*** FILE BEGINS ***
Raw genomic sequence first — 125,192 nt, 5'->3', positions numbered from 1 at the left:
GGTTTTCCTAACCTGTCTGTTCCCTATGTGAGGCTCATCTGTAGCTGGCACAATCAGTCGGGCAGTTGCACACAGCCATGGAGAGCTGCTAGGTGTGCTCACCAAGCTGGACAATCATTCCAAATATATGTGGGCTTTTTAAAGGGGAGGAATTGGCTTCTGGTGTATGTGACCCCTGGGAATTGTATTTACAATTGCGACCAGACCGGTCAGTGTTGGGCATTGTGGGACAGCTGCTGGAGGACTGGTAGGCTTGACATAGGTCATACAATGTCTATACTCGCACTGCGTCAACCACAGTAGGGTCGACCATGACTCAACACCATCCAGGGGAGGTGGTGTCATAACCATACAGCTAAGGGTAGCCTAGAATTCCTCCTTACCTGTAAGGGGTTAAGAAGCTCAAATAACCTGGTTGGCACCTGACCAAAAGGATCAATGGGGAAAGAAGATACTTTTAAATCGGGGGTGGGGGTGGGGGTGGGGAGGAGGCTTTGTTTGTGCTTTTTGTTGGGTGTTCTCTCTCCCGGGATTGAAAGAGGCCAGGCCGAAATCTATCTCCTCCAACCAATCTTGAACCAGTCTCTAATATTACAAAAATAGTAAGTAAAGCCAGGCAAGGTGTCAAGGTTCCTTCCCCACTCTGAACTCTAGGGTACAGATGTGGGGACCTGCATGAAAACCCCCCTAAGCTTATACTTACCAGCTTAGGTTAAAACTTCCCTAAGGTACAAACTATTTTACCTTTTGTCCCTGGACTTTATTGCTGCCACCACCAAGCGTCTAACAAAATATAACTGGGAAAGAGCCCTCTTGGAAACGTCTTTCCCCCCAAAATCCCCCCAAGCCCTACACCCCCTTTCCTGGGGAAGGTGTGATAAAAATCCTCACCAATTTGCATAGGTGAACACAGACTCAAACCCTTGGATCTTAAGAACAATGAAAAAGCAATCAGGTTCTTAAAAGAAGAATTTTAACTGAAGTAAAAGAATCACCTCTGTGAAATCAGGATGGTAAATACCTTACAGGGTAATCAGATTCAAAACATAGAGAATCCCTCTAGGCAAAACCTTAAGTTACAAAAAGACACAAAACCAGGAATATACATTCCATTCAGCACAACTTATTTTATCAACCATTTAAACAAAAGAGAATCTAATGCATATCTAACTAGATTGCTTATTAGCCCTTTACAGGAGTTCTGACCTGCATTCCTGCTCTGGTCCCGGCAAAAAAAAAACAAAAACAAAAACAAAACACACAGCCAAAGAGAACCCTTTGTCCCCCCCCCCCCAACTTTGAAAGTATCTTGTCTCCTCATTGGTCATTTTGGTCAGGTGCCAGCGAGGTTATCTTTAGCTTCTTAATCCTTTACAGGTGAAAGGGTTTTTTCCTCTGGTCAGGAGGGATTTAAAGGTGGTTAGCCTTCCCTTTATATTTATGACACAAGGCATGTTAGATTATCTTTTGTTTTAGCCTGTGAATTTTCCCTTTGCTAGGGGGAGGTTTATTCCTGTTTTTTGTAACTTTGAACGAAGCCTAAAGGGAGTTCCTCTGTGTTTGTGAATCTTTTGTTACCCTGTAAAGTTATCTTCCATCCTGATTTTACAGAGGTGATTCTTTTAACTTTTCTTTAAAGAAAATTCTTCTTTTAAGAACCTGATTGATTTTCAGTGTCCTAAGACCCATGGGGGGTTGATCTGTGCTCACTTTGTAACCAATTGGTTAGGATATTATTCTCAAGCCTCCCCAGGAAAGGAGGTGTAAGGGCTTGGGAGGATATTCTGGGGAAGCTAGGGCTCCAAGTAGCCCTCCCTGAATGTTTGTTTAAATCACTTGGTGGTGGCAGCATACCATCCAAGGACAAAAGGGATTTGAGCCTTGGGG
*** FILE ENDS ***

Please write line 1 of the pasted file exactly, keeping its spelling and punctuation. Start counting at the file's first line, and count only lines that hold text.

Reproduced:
Raw genomic sequence first — 125,192 nt, 5'->3', positions numbered from 1 at the left: